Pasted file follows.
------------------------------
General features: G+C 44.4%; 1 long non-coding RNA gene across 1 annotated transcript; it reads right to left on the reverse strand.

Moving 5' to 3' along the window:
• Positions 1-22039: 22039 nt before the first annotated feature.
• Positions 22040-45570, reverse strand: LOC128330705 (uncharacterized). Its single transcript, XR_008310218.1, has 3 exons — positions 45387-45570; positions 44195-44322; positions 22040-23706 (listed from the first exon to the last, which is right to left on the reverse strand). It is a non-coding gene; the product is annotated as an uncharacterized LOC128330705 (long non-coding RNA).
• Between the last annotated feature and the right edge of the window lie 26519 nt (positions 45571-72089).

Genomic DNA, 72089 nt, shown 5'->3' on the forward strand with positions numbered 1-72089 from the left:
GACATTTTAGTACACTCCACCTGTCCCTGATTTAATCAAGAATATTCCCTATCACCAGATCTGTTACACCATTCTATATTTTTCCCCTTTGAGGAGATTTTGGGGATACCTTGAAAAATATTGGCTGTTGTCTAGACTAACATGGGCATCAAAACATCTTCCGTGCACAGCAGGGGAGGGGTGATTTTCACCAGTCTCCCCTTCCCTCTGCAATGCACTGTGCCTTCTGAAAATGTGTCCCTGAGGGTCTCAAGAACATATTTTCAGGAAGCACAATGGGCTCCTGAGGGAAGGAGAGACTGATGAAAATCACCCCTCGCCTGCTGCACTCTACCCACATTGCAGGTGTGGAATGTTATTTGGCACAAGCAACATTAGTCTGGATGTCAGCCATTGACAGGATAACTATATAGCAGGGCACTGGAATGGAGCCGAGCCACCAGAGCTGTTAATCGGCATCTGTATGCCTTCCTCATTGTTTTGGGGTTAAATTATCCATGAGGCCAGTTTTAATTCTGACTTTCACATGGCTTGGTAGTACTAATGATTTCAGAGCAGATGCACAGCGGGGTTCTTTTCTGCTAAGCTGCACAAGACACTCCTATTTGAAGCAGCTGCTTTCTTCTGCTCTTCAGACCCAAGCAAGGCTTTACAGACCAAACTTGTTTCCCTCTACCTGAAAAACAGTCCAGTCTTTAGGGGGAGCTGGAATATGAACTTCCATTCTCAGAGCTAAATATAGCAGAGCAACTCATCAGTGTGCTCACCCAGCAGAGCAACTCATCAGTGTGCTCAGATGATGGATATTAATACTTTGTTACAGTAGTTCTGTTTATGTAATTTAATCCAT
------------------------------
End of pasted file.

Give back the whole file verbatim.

General features: G+C 44.4%; 1 long non-coding RNA gene across 1 annotated transcript; it reads right to left on the reverse strand.

Moving 5' to 3' along the window:
• Positions 1-22039: 22039 nt before the first annotated feature.
• Positions 22040-45570, reverse strand: LOC128330705 (uncharacterized). Its single transcript, XR_008310218.1, has 3 exons — positions 45387-45570; positions 44195-44322; positions 22040-23706 (listed from the first exon to the last, which is right to left on the reverse strand). It is a non-coding gene; the product is annotated as an uncharacterized LOC128330705 (long non-coding RNA).
• Between the last annotated feature and the right edge of the window lie 26519 nt (positions 45571-72089).

Genomic DNA, 72089 nt, shown 5'->3' on the forward strand with positions numbered 1-72089 from the left:
GACATTTTAGTACACTCCACCTGTCCCTGATTTAATCAAGAATATTCCCTATCACCAGATCTGTTACACCATTCTATATTTTTCCCCTTTGAGGAGATTTTGGGGATACCTTGAAAAATATTGGCTGTTGTCTAGACTAACATGGGCATCAAAACATCTTCCGTGCACAGCAGGGGAGGGGTGATTTTCACCAGTCTCCCCTTCCCTCTGCAATGCACTGTGCCTTCTGAAAATGTGTCCCTGAGGGTCTCAAGAACATATTTTCAGGAAGCACAATGGGCTCCTGAGGGAAGGAGAGACTGATGAAAATCACCCCTCGCCTGCTGCACTCTACCCACATTGCAGGTGTGGAATGTTATTTGGCACAAGCAACATTAGTCTGGATGTCAGCCATTGACAGGATAACTATATAGCAGGGCACTGGAATGGAGCCGAGCCACCAGAGCTGTTAATCGGCATCTGTATGCCTTCCTCATTGTTTTGGGGTTAAATTATCCATGAGGCCAGTTTTAATTCTGACTTTCACATGGCTTGGTAGTACTAATGATTTCAGAGCAGATGCACAGCGGGGTTCTTTTCTGCTAAGCTGCACAAGACACTCCTATTTGAAGCAGCTGCTTTCTTCTGCTCTTCAGACCCAAGCAAGGCTTTACAGACCAAACTTGTTTCCCTCTACCTGAAAAACAGTCCAGTCTTTAGGGGGAGCTGGAATATGAACTTCCATTCTCAGAGCTAAATATAGCAGAGCAACTCATCAGTGTGCTCACCCAGCAGAGCAACTCATCAGTGTGCTCAGATGATGGATATTAATACTTTGTTACAGTAGTTCTGTTTATGTAATTTAATCCAT